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Before Katchatheevu, there was Bengal's Berubari: How a CM took on PM Nehru

The Berubari case went on to affect the Katchatheevu matter decades later, with opponents of the island's transfer to Sri Lanka citing it as a reason to reclaim the territory

Berubari, Jalpaiguri district, West Bengal. Image credit: Google Maps

Berubari, Jalpaiguri district, West Bengal. Image credit: Google Maps

Bhaswar Kumar Delhi
Before Katchatheevu was recognised by India as Sri Lankan territory in the 70s during the rule of Indira Gandhi, there was another boundary agreement that almost went through, this time to transfer territory to Pakistan, under the then Prime Minister, Jawaharlal Nehru.    

CM vs PM


In the late fifties, PM Nehru wanted to transfer Berubari, in West Bengal, to erstwhile East Pakistan, now Bangladesh. While PM Nehru viewed Berubari as a disputed territory, the then chief minister of West Bengal, Bidhan Chandra Roy, opposed such a move, arguing that Berubari was an integral part of West Bengal.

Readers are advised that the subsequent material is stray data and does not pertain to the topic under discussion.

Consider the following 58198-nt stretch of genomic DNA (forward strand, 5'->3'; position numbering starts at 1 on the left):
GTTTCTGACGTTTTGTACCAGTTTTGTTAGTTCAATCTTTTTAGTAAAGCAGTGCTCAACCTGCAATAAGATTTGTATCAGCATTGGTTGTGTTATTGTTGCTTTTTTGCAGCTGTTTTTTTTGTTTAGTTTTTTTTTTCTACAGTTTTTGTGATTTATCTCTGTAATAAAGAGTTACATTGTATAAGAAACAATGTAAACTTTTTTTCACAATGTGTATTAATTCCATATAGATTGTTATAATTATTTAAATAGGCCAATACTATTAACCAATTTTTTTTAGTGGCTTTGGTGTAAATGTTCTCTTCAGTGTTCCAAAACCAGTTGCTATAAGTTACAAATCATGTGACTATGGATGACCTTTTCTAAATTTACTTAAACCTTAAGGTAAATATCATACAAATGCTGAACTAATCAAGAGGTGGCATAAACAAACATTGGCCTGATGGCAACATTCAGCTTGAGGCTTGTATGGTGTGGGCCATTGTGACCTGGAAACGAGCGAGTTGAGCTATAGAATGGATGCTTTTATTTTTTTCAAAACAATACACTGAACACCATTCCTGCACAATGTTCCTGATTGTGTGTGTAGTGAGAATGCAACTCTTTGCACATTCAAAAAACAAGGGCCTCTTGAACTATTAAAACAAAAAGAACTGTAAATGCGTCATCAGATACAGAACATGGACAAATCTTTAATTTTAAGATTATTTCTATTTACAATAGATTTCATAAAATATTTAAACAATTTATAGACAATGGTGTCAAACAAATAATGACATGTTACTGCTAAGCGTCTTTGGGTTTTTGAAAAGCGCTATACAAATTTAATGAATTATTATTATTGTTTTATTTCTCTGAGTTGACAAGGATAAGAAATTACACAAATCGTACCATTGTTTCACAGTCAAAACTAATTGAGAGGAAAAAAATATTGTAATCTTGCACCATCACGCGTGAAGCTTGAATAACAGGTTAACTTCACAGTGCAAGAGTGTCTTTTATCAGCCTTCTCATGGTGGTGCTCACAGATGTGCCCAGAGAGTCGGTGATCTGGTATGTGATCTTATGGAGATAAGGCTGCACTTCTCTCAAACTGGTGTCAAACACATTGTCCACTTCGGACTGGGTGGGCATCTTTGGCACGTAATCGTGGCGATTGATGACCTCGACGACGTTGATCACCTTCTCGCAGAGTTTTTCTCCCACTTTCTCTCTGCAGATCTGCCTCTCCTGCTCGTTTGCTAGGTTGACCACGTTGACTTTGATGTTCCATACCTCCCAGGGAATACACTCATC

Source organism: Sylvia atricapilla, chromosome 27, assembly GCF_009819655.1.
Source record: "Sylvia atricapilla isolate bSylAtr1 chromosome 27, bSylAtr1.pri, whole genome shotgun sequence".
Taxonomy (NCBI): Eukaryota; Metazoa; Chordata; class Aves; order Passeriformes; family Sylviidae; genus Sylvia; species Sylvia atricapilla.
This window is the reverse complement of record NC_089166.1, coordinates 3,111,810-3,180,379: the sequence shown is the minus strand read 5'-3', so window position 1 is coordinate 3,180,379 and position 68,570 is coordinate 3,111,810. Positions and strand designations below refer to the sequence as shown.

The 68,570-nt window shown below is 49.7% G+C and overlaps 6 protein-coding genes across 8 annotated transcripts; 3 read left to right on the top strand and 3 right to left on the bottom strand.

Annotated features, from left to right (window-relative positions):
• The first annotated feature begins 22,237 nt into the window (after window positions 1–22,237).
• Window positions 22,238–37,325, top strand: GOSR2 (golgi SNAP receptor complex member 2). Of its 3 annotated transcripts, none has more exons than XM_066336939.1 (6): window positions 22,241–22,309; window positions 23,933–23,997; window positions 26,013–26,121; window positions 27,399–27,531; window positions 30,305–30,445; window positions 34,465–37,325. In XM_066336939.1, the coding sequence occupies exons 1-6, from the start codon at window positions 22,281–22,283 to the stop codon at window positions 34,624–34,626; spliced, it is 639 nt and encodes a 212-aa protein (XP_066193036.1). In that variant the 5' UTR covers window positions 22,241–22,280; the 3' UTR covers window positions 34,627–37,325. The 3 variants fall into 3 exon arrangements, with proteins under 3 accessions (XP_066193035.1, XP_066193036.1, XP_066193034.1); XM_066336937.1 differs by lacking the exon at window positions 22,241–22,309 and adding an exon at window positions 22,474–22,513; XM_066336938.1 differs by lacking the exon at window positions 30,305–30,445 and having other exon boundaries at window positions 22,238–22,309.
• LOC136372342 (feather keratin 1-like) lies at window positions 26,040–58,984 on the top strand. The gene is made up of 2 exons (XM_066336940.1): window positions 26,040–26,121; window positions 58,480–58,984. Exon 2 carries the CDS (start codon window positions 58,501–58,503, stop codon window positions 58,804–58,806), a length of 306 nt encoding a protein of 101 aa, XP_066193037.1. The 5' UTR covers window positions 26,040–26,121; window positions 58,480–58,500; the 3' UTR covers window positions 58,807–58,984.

Berubari, occupying a small portion of West Bengal's northern district of Jalpaiguri, comprised an area of about 9 square miles and had 12,000 residents in the 50s.

The stand taken by Roy and his government was reflected in the following remarks: "So far as this (West Bengal) government is concerned, we have spent money in that area for construction of roads, bridges, etc. And, (we) also have settled some refugees, for which money has been spent by the Government of India. We are, therefore, very keen that the Berubari union should remain with West Bengal, which has been controlling and administering this union."

Bidhan Chandra Roy was the second Premier and first chief minister of West Bengal, from January 23, 1948, to January 25, 1950, and from January 26, 1950, until his death on July 1, 1962, respectively. Roy was also a Bharat Ratna awardee.